There will be, and forever will be, mass amounts of bad movies, although, over the past 20 years, there has been an increasing number of movies that aren’t exactly bad, but aren’t exactly good either, a safe movie, Simon Williams argues that the bubble of passable movies is about to pop.
When a movie goer goes to the cinema, they’re expected to know the backstory of the film they’re about to watch, roughly who it’s by, who is in it and what type of move it is. The reason they go to the cinema is very broad, some go to watch a movie they want to see, some go on dates, and others follow hype from their friends and family about the next “block-buster”. But this is where the problem arises, when have films gotten so mind-numbingly boring and repetitive? They’re not exactly poorly made movies, they’re just passable.
Nowadays, we’re completely oversaturated with sequels and intertextual driven “universe” films, thus making a large share of the market typically films very alike. Alike in the sense that it’s something you’re used to seeing, you know what’s going to happen, you know how it’s probably going to end, and you even know there’s a damn sequel to the film you’re watching when it only came out a week ago. For me, it’s no longer frustrating to see a movie and it to turn out bad, I could even count it as a breath of fresh air, something more memorable. This is because passable movies are boring, they’re heavily forgettable and all so too alike with its counterpart movies that follow practically the same storyline and have the same tropes as itself, yet even being made by completely different studios and directors. It’s a celebration of mediocrity when Disney can practically remake a movie with nothing specifically new added to it other than the tag “live action”, and flip a profit quintuple of what they budgeted on it. The problem does not lie with the studios as much as it does the audience, the films just sell.
Although Hollywood is starting to run into problems. Studios officially declare the budgets on the productions, but it is to mind with the oversaturation of film, a mass amount of money is also added to the advertisement budget. Star Wars has been an important depiction of modern cinema consumerism as it entitled itself as one of the very first “blockbusters”. A film series too big to fail? A film series so rooted into our media culture? The latest Star Wars movie completely bombed in the box office., so did the reboot of power-rangers. Of course, both movies are just two examples plucked from a small handful of unsuccessful films, but they are also considered very prominent in pop culture during in this day and age. Films do often bomb within the film industry, sometimes certain bets fail to even earn half of the budget back, but what I find different now is the mass amount of superhero movies and sci-fi sequels. Usually the market fluctuates from one fad to another, like how audiences became interested and then disinterested with zombie movies within the span of 10 years. It’s a ticking time-bomb until superhero movies die off, and it’s worrying for the distributors as I feel they’ve put too many eggs in one basket.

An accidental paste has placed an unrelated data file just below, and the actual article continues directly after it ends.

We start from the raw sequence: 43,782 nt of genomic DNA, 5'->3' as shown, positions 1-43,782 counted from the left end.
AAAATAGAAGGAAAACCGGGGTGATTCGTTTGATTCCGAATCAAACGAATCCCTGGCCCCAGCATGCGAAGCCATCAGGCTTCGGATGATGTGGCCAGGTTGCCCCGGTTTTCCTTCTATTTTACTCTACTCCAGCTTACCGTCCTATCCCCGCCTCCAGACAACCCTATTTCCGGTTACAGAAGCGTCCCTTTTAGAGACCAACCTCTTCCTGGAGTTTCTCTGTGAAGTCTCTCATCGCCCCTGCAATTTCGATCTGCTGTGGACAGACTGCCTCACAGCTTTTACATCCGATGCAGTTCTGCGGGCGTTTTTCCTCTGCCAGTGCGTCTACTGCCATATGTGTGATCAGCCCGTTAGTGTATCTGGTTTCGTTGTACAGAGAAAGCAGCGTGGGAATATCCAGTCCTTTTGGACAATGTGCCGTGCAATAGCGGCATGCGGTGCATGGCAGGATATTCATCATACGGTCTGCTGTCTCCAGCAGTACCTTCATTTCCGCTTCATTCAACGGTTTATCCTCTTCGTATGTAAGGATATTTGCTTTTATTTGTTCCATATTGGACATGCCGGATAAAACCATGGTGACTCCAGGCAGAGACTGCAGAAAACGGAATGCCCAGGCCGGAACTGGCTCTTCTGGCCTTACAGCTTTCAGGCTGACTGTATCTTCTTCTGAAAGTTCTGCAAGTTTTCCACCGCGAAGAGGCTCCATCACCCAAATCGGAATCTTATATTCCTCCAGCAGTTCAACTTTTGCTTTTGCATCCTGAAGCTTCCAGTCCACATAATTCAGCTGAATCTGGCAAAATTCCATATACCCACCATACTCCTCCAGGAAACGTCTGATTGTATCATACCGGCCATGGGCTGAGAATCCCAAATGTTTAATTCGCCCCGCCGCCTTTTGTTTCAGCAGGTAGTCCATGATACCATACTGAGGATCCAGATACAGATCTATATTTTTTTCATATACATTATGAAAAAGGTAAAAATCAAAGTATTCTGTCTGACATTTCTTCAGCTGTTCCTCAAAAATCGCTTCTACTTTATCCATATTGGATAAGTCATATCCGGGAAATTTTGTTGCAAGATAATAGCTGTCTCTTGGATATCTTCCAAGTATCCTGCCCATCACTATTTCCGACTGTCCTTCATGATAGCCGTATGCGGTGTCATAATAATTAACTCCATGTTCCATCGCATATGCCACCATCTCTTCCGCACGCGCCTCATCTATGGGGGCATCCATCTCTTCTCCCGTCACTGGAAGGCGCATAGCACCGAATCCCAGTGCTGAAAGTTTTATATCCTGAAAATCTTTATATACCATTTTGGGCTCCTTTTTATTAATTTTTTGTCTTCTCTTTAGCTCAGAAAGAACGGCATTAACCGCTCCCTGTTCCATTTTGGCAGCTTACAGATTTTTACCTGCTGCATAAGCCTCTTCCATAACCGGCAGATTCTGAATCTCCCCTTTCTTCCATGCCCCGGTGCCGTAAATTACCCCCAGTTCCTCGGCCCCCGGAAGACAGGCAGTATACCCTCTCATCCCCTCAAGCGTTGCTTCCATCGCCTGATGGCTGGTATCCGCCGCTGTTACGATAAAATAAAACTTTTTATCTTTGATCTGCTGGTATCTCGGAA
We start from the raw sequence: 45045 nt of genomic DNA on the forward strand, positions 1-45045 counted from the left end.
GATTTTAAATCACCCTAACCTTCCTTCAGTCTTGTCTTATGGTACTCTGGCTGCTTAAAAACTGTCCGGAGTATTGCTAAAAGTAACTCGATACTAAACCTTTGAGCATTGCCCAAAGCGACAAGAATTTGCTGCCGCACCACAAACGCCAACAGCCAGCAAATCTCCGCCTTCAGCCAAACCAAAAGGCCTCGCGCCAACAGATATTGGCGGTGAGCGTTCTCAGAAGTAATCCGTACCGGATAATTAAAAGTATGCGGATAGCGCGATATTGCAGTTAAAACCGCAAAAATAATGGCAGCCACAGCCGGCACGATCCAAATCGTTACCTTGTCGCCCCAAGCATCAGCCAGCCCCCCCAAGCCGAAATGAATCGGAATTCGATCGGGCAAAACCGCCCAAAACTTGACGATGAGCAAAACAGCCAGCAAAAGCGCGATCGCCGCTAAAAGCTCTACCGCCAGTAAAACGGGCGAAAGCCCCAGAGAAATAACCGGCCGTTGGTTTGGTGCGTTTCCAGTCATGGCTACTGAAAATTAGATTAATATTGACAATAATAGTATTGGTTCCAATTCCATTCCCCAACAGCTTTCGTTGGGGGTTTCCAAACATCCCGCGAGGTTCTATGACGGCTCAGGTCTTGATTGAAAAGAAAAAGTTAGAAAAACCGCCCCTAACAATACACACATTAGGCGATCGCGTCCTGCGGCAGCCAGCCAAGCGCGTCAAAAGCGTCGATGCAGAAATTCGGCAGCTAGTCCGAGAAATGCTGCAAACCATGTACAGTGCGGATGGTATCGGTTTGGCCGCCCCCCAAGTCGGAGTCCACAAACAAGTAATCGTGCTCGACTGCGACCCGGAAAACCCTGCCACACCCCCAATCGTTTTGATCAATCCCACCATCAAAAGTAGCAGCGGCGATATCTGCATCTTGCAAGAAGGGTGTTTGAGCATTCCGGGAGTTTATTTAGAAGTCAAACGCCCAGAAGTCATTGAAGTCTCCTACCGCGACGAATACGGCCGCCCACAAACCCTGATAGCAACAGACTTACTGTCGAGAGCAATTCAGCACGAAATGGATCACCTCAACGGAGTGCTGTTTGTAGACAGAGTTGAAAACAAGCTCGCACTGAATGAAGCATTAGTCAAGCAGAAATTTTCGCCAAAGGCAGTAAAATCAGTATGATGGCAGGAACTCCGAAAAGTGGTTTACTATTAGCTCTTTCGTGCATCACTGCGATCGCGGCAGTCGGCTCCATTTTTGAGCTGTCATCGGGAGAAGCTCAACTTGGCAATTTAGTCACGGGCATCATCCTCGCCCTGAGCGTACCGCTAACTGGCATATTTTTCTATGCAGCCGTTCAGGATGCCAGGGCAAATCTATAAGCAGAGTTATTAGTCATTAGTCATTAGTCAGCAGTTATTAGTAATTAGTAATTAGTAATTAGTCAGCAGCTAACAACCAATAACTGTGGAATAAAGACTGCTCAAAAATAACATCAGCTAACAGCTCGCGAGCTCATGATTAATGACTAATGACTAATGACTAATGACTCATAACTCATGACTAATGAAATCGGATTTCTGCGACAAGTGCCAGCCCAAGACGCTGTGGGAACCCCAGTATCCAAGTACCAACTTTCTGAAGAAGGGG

The amount cinema admissions hasn’t really changed in the past 10 years, the total amount of admissions fluctuating between the lowest 157m tickets sold, and 173m tickets sold. But with growing consumerism, a tougher market, and more money being put into films, surely it would be show in the statistics? The idea of going to the cinema weekly with your friends or family is dying off, whilst the average cost to produce movies almost doubling since 2007, causing the price of tickets going up. But the problem isn’t with the price of the tickets or the change of social culture, it’s the way people are commonly consuming media in the most recent years, with the market of digital video consumption growing a whopping 800% since 2006. It’s because it’s just simply easier to watch a film in the comfort of your own home using a film & TV subscription service such as Netflix or Amazon Prime. Another topic causing problem for films nowadays is the brilliant boom of high quality and equally highly funded “blockbuster-esque” TV shows, which actually share two thirds of the online video market in 2016. So, if the market for movies is getting tougher and tougher, why won’t Hollywood change its attitude when it comes to making movies?
I speak for myself here, and I believe I speak for numerous amounts of cinephiles and millennial’s when I say I have genuinely became disinterested with going to the cinema to see most films, especially when most of them are reboots, sequels or just one big messy ball of “intertextuality” within the films “universe”. This is because I could easily save money and watch them in the comfort of my own home, for a fraction of the price. If the film consumption trends stay stagnant, while the consumption of tv and online media increases, cinema will be left behind. For cinema to stay prominent within media, Hollywood must adapt and make new and more interesting titles to bring the next generation into the cinema. Eventually push will come to shove, and the formulaic bubble of producing movies will pop.